7 Movies Like Tell No One (2006)

Staff & contributors
Danish films somehow have a unique approach to emotions that are rarely matched and this Susanne Bier-directed drama is no exception. Its protagonist is Jacob Peterson, a driven idealist played by Mads Mikkelsen, who runs a fledgling orphanage in India. Close to giving up, Peterson returns to Copenhagen to meet a billionaire, who is offering to fund his charity project. However, there is a dark secret at the heart of this relationship, throwing Peterson into disarray. This elegant and Academy-Award-nominated Danish film has it all: fantastic cast, great direction, and a few special ingredients that turn a good drama into a thrilling one!

Genre: Drama

Actor: Anne Fletting, Christian Tafdrup, Claus Flygare, Erni Arneson, Henning Jensen, Henrik Larsen, Ida Dwinger, Jonatan Spang, Julie R. Olgaard, Mads Mikkelsen, Marie-Louise Coninck, Mona Malm, Neel Rønholt, Neeral Mulchandani, Niels Anders Thorn, Rita Angela, Rolf Lassgård, Rolf Lassgård, Sidse Babett Knudsen, Stine Fischer Christensen, Swini Khara, Tanya Sharma, Thomas Voss, Troels II Munk

Director: Susanne Bier

Rating: R

With Howards End, the magic trio of producer Ismail Merchant, director James Ivory, and writer Ruth Prawer Jhabvala converted yet another turn-of-the-19th-century EM Forster novel into exquisite cinematic form. Ravishingly shot and performed to career-best heights by many of its cast, Howards End loses nothing of the elegance we expect from a period drama, and yet it also feels thoroughly modern. The film charts the tragic entwining of three families: the progressive and intellectual middle-class Schlegel sisters, the much more traditionally minded and wealthier Wilcox family, and the Basts, a down-on-their-luck working-class couple. It’s the liberally minded Schlegels who cross the class divide of 1910 London to bring these two distant social circles so close to each other, but it’s the old-world values of the Wilcoxes that make that meeting a tragic one. Simmering with rich emotion and crackling with class politics, Howards End is the crowning glory of the Merchant Ivory powerhouse and the rare perfect period drama.

Genre: Drama, Romance

Actor: Adrian Ross Magenty, Allie Byrne, Anne Lambton, Anthony Hopkins, Barbara Hicks, Brian Lipson, Crispin Bonham-Carter, Emma Thompson, Gerald Paris, Helena Bonham Carter, James Ivory, James Wilby, Jemma Redgrave, Jo Kendall, Joseph Bennett, Margery Mason, Mark Payton, Mark Tandy, Mary McWilliams, Nicola Duffett, Patricia Lawrence, Peter Cellier, Prunella Scales, Sally Geoghegan, Samuel West, Simon Callow, Susie Lindeman, Vanessa Redgrave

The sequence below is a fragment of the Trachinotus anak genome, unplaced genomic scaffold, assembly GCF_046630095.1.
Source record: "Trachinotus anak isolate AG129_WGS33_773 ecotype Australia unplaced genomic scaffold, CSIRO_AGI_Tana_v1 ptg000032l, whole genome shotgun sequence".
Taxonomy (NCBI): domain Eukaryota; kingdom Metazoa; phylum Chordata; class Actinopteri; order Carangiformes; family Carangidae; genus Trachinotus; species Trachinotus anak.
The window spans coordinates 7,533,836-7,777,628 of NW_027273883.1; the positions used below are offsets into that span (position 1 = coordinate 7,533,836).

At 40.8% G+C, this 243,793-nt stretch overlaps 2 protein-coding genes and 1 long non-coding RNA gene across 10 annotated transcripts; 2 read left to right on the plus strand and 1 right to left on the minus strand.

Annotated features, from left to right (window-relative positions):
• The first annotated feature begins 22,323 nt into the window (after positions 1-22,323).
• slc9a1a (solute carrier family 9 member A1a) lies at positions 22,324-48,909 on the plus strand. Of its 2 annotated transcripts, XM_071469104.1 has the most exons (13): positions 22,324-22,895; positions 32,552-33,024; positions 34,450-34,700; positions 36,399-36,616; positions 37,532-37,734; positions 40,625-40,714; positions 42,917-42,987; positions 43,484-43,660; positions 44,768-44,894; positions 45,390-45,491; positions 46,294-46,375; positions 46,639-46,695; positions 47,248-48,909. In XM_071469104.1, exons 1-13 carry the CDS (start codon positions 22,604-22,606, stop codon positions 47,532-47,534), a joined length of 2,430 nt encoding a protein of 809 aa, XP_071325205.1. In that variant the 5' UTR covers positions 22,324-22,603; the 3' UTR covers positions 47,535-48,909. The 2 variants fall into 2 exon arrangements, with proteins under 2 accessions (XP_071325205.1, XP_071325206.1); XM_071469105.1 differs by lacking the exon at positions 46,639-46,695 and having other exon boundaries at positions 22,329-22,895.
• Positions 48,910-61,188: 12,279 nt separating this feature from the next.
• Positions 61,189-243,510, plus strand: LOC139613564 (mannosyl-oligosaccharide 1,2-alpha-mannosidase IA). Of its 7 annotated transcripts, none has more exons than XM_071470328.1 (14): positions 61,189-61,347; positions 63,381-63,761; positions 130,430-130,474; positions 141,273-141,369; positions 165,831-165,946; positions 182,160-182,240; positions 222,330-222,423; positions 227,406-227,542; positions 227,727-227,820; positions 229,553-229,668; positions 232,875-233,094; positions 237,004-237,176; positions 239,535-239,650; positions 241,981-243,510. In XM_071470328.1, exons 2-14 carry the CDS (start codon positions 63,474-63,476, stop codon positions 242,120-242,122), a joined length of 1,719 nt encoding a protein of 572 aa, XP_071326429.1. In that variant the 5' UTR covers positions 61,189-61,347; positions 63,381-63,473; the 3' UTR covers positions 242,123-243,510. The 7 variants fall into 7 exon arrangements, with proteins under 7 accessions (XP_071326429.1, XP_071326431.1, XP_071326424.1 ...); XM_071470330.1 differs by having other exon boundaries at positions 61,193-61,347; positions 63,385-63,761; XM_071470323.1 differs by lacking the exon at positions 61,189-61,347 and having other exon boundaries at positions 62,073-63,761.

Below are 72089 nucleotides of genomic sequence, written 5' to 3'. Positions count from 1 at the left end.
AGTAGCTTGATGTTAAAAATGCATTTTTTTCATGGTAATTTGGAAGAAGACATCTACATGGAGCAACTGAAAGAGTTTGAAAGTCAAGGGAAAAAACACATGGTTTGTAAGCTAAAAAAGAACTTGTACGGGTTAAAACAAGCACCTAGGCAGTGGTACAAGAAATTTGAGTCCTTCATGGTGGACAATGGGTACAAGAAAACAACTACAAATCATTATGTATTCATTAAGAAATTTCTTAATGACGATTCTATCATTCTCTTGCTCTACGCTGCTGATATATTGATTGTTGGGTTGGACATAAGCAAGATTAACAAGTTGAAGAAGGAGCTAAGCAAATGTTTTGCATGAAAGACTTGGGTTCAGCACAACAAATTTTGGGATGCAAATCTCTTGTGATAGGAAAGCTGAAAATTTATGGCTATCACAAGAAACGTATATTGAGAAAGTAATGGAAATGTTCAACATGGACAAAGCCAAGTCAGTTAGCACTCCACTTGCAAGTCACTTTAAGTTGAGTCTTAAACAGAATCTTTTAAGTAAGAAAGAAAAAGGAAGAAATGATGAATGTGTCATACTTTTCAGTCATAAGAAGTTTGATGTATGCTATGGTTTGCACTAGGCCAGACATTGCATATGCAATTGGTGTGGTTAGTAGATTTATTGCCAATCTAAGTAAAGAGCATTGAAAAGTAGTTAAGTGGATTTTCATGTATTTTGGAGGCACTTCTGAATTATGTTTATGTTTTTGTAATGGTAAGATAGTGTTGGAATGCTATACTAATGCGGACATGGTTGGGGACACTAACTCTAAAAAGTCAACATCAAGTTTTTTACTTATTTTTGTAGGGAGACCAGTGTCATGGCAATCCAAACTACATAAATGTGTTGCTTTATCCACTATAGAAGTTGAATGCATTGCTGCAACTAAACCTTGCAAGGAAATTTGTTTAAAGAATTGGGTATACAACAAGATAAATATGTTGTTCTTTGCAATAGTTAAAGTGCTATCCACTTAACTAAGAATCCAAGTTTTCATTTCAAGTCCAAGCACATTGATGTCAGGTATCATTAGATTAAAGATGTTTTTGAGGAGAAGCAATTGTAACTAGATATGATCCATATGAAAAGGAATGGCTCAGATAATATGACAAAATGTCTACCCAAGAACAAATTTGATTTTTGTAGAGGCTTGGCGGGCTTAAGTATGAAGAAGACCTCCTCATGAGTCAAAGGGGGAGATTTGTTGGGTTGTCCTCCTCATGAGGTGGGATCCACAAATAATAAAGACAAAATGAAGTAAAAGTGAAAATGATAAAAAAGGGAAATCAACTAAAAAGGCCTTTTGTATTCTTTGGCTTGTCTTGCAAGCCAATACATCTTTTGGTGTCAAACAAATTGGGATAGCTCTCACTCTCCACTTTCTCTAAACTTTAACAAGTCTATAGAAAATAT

Director: James Ivory

Rating: PG

Kathryn Bigelow has a knack for action-packed scenes without compromising on the affective qualities of film style. It is precisely this combination that makes her a rare gem in American cinema, where the values of entertainment soar high. Point Break is one such example of controlled chaos, impeccable framing, and a convincing use of fast-paced editing to really get you as close to the action as possible. But what gives the film its flavour is how developed and synced the characters are and the Reeves-Swayze duo here belongs in the pantheon of equally hot frenemies, providing an apt, but subtle comment on the dangers of toxic masculinity. 

Genre: Action, Crime, Thriller

Actor: Anthony Kiedis, Anthony Mangano, Betsy Lynn George, Bojesse Christopher, Chris Pedersen, Christopher Pettiet, Daniel Beer, Dave Olson, Debra Lamb, Galyn Görg, Gary Busey, Gary Roberts, Gloria Mann, Jack Kehler, James Le Gros, Jared Chandler, Jeff Imada, John Apicella, John C. McGinley, John Philbin, Julian Reyes, Julie Michaels, Keanu Reeves, Lee Tergesen, Lori Petty, Michael Kopelow, Mike Genovese, Patrick Swayze, Peter Phelps, Ping Wu, Randy Walker, Raymond Forchion, Richard Grove, Sydney Walsh, Tom Sizemore, Vincent Klyn

Director: Kathryn Bigelow

Rating: R